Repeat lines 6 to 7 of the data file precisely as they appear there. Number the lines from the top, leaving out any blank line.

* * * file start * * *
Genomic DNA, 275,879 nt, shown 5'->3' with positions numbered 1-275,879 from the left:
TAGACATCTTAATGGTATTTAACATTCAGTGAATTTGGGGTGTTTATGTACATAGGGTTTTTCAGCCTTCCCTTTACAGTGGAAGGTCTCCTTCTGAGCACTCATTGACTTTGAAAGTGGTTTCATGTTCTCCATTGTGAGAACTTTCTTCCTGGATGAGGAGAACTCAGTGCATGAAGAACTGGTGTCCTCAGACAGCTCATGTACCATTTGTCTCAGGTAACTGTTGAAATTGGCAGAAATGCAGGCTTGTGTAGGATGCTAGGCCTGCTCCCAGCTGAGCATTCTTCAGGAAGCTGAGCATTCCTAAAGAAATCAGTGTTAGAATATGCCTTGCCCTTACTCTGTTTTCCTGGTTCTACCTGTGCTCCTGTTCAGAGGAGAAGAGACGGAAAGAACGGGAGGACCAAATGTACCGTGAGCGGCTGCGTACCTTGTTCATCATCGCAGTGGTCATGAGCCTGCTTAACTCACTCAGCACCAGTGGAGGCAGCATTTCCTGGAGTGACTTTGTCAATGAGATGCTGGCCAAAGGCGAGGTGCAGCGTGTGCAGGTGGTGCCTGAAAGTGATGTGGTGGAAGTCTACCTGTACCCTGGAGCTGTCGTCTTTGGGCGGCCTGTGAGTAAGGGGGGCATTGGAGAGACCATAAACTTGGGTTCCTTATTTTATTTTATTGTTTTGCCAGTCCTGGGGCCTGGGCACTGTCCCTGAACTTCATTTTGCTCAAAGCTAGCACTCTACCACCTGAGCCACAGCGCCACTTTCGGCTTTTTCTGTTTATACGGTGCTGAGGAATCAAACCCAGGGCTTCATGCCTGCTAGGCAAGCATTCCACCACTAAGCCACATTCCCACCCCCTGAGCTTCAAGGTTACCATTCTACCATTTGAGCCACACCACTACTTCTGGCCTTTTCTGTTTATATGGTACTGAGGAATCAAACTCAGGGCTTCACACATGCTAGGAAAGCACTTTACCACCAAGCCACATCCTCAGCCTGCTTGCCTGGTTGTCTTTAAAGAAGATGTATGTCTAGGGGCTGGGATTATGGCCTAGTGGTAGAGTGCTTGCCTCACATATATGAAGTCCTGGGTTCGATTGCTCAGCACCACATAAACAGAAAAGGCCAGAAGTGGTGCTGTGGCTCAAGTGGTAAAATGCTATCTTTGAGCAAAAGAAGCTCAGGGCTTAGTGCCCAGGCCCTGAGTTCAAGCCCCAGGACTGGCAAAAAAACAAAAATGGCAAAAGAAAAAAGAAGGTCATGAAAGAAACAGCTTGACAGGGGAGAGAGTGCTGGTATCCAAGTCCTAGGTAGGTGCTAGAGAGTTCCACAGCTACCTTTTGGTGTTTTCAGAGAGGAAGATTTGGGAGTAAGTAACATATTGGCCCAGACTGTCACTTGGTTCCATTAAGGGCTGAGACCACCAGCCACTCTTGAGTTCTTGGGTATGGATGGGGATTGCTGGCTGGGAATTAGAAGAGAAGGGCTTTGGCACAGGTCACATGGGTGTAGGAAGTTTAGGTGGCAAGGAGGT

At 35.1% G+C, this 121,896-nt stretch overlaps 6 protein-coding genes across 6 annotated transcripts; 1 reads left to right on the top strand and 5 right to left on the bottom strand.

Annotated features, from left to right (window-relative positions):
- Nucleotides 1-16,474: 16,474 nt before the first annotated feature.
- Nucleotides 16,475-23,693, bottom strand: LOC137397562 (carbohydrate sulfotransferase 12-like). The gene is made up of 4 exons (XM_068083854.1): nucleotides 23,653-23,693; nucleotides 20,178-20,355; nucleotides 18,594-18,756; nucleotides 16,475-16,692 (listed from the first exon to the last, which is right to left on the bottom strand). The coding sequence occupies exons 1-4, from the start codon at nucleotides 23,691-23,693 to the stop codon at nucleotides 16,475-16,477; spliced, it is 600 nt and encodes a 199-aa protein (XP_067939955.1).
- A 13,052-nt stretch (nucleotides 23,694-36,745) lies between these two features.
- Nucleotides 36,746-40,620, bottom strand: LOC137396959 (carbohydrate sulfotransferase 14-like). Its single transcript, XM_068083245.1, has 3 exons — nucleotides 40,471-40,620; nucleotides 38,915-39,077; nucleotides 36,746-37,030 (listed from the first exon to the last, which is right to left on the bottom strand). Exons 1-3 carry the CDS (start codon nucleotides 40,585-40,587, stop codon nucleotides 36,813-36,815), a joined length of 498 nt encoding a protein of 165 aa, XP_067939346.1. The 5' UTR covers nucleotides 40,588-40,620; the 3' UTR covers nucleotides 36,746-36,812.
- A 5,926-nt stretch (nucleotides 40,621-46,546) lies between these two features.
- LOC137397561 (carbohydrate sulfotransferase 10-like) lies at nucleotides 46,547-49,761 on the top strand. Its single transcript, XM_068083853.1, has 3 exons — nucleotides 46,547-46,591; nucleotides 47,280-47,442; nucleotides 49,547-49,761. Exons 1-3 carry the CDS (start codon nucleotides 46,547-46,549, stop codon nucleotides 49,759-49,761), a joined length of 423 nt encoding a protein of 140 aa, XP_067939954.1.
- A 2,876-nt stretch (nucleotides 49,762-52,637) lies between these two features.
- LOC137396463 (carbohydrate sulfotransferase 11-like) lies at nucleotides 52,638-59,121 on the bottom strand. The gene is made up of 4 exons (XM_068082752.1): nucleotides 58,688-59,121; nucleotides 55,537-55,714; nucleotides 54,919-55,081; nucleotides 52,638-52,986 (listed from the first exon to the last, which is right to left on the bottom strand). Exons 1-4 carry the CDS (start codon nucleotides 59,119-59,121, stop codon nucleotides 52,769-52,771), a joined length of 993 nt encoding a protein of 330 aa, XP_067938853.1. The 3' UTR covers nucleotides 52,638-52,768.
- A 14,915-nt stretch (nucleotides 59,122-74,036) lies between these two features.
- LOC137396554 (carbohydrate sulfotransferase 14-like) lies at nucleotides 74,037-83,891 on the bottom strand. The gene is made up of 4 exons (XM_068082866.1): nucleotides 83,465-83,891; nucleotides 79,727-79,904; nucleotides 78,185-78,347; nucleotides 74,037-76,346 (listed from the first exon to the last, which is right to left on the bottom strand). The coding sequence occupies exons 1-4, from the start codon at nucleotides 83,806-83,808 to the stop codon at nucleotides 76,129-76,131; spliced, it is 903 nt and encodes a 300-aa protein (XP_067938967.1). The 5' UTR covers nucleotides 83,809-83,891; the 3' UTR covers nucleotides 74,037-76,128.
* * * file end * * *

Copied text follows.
- Nucleotides 16,475-23,693, bottom strand: LOC137397562 (carbohydrate sulfotransferase 12-like). The gene is made up of 4 exons (XM_068083854.1): nucleotides 23,653-23,693; nucleotides 20,178-20,355; nucleotides 18,594-18,756; nucleotides 16,475-16,692 (listed from the first exon to the last, which is right to left on the bottom strand). The coding sequence occupies exons 1-4, from the start codon at nucleotides 23,691-23,693 to the stop codon at nucleotides 16,475-16,477; spliced, it is 600 nt and encodes a 199-aa protein (XP_067939955.1).
- A 13,052-nt stretch (nucleotides 23,694-36,745) lies between these two features.